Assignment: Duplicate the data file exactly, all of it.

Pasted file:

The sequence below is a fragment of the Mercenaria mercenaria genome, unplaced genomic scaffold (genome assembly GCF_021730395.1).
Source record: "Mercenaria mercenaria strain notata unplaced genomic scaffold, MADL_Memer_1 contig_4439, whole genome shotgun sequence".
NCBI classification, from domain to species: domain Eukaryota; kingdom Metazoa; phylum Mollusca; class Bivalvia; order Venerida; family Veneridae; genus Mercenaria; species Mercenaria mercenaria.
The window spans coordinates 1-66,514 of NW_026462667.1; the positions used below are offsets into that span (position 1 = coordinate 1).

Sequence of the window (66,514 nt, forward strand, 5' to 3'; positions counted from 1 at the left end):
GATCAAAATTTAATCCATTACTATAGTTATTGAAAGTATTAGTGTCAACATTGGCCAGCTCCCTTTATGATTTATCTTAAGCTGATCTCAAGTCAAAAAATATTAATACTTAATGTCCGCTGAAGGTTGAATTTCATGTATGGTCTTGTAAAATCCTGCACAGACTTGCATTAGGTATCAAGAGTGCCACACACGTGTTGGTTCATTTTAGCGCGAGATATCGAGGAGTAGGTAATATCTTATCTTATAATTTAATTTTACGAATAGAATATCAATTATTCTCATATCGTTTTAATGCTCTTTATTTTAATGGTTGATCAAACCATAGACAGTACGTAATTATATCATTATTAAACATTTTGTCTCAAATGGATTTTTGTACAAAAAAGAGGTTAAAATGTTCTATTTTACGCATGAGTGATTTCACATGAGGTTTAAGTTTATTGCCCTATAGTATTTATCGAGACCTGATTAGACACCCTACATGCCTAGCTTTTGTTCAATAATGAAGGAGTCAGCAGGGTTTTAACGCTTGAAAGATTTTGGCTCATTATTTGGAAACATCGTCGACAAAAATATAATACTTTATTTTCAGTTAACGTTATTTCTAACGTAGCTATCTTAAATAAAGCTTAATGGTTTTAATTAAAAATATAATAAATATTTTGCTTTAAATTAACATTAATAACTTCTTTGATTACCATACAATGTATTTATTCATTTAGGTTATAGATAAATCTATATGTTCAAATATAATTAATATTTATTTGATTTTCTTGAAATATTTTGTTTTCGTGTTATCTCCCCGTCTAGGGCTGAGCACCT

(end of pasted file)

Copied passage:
The sequence below is a fragment of the Mercenaria mercenaria genome, unplaced genomic scaffold (genome assembly GCF_021730395.1).
Source record: "Mercenaria mercenaria strain notata unplaced genomic scaffold, MADL_Memer_1 contig_4439, whole genome shotgun sequence".
NCBI classification, from domain to species: domain Eukaryota; kingdom Metazoa; phylum Mollusca; class Bivalvia; order Venerida; family Veneridae; genus Mercenaria; species Mercenaria mercenaria.
The window spans coordinates 1-66,514 of NW_026462667.1; the positions used below are offsets into that span (position 1 = coordinate 1).

Sequence of the window (66,514 nt, forward strand, 5' to 3'; positions counted from 1 at the left end):
GATCAAAATTTAATCCATTACTATAGTTATTGAAAGTATTAGTGTCAACATTGGCCAGCTCCCTTTATGATTTATCTTAAGCTGATCTCAAGTCAAAAAATATTAATACTTAATGTCCGCTGAAGGTTGAATTTCATGTATGGTCTTGTAAAATCCTGCACAGACTTGCATTAGGTATCAAGAGTGCCACACACGTGTTGGTTCATTTTAGCGCGAGATATCGAGGAGTAGGTAATATCTTATCTTATAATTTAATTTTACGAATAGAATATCAATTATTCTCATATCGTTTTAATGCTCTTTATTTTAATGGTTGATCAAACCATAGACAGTACGTAATTATATCATTATTAAACATTTTGTCTCAAATGGATTTTTGTACAAAAAAGAGGTTAAAATGTTCTATTTTACGCATGAGTGATTTCACATGAGGTTTAAGTTTATTGCCCTATAGTATTTATCGAGACCTGATTAGACACCCTACATGCCTAGCTTTTGTTCAATAATGAAGGAGTCAGCAGGGTTTTAACGCTTGAAAGATTTTGGCTCATTATTTGGAAACATCGTCGACAAAAATATAATACTTTATTTTCAGTTAACGTTATTTCTAACGTAGCTATCTTAAATAAAGCTTAATGGTTTTAATTAAAAATATAATAAATATTTTGCTTTAAATTAACATTAATAACTTCTTTGATTACCATACAATGTATTTATTCATTTAGGTTATAGATAAATCTATATGTTCAAATATAATTAATATTTATTTGATTTTCTTGAAATATTTTGTTTTCGTGTTATCTCCCCGTCTAGGGCTGAGCACCT